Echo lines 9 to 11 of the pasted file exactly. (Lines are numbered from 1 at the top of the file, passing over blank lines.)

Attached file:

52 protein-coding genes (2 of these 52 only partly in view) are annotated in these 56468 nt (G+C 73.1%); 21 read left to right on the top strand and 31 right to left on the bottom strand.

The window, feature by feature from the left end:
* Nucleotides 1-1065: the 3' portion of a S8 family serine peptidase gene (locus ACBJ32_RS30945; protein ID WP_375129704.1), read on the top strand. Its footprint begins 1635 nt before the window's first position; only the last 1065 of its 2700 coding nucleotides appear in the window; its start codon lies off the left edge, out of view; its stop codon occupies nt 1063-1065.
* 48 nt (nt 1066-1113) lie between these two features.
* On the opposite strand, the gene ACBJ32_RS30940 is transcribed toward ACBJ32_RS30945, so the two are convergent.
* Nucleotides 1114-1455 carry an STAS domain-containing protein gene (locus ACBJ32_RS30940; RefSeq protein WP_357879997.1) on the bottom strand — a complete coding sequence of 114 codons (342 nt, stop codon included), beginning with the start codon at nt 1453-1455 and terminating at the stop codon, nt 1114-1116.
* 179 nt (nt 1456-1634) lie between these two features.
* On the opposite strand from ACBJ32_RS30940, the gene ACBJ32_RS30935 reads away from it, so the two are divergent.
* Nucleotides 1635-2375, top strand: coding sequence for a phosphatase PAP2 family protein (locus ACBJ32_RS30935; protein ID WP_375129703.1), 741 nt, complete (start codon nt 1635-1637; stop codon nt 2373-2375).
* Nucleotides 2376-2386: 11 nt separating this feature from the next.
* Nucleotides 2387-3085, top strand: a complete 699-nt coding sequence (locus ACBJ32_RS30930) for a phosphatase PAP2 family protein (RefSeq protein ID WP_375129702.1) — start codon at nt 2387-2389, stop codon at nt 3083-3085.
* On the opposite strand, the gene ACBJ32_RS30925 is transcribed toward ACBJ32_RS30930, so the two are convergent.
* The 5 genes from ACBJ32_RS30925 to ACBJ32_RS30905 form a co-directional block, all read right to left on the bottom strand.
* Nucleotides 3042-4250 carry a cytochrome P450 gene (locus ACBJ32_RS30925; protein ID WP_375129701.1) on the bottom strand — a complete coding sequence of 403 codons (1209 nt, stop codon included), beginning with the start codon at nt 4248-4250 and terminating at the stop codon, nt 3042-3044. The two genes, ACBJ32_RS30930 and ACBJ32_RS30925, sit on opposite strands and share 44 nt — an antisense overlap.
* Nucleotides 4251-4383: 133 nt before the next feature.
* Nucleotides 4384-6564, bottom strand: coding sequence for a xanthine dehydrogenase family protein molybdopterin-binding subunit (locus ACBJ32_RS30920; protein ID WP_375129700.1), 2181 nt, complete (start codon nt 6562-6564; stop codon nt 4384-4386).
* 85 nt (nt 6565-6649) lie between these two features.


* Nucleotides 1635-2375, top strand: coding sequence for a phosphatase PAP2 family protein (locus ACBJ32_RS30935; protein ID WP_375129703.1), 741 nt, complete (start codon nt 1635-1637; stop codon nt 2373-2375).
* Nucleotides 2376-2386: 11 nt separating this feature from the next.
* Nucleotides 2387-3085, top strand: a complete 699-nt coding sequence (locus ACBJ32_RS30930) for a phosphatase PAP2 family protein (RefSeq protein ID WP_375129702.1) — start codon at nt 2387-2389, stop codon at nt 3083-3085.